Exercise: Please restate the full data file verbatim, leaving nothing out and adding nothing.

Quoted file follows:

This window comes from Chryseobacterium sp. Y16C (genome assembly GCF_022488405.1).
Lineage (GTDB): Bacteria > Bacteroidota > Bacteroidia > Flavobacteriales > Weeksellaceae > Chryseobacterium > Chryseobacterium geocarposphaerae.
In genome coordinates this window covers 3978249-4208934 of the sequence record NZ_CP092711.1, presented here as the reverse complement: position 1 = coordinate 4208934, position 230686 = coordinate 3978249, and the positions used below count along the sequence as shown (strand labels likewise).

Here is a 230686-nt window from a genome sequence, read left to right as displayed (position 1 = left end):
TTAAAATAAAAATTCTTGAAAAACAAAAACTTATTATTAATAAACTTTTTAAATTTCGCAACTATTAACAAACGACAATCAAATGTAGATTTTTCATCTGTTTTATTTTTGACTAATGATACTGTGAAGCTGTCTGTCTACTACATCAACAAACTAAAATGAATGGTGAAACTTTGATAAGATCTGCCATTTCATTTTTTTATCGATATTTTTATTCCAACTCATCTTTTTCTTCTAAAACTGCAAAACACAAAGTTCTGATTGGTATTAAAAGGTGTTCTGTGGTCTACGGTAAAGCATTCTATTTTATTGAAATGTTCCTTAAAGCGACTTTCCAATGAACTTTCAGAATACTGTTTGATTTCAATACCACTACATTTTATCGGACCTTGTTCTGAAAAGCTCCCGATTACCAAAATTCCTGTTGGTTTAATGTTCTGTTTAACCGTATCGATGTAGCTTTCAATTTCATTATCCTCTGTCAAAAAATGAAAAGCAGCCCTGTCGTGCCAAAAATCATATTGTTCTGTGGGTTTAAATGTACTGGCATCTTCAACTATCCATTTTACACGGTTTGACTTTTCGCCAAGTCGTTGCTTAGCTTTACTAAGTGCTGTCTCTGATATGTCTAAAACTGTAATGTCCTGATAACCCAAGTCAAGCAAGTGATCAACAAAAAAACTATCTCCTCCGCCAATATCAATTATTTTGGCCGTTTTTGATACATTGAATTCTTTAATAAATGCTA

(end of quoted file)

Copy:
This window comes from Chryseobacterium sp. Y16C (genome assembly GCF_022488405.1).
Lineage (GTDB): Bacteria > Bacteroidota > Bacteroidia > Flavobacteriales > Weeksellaceae > Chryseobacterium > Chryseobacterium geocarposphaerae.
In genome coordinates this window covers 3978249-4208934 of the sequence record NZ_CP092711.1, presented here as the reverse complement: position 1 = coordinate 4208934, position 230686 = coordinate 3978249, and the positions used below count along the sequence as shown (strand labels likewise).

Here is a 230686-nt window from a genome sequence, read left to right as displayed (position 1 = left end):
TTAAAATAAAAATTCTTGAAAAACAAAAACTTATTATTAATAAACTTTTTAAATTTCGCAACTATTAACAAACGACAATCAAATGTAGATTTTTCATCTGTTTTATTTTTGACTAATGATACTGTGAAGCTGTCTGTCTACTACATCAACAAACTAAAATGAATGGTGAAACTTTGATAAGATCTGCCATTTCATTTTTTTATCGATATTTTTATTCCAACTCATCTTTTTCTTCTAAAACTGCAAAACACAAAGTTCTGATTGGTATTAAAAGGTGTTCTGTGGTCTACGGTAAAGCATTCTATTTTATTGAAATGTTCCTTAAAGCGACTTTCCAATGAACTTTCAGAATACTGTTTGATTTCAATACCACTACATTTTATCGGACCTTGTTCTGAAAAGCTCCCGATTACCAAAATTCCTGTTGGTTTAATGTTCTGTTTAACCGTATCGATGTAGCTTTCAATTTCATTATCCTCTGTCAAAAAATGAAAAGCAGCCCTGTCGTGCCAAAAATCATATTGTTCTGTGGGTTTAAATGTACTGGCATCTTCAACTATCCATTTTACACGGTTTGACTTTTCGCCAAGTCGTTGCTTAGCTTTACTAAGTGCTGTCTCTGATATGTCTAAAACTGTAATGTCCTGATAACCCAAGTCAAGCAAGTGATCAACAAAAAAACTATCTCCTCCGCCAATATCAATTATTTTGGCCGTTTTTGATACATTGAATTCTTTAATAAATGCTA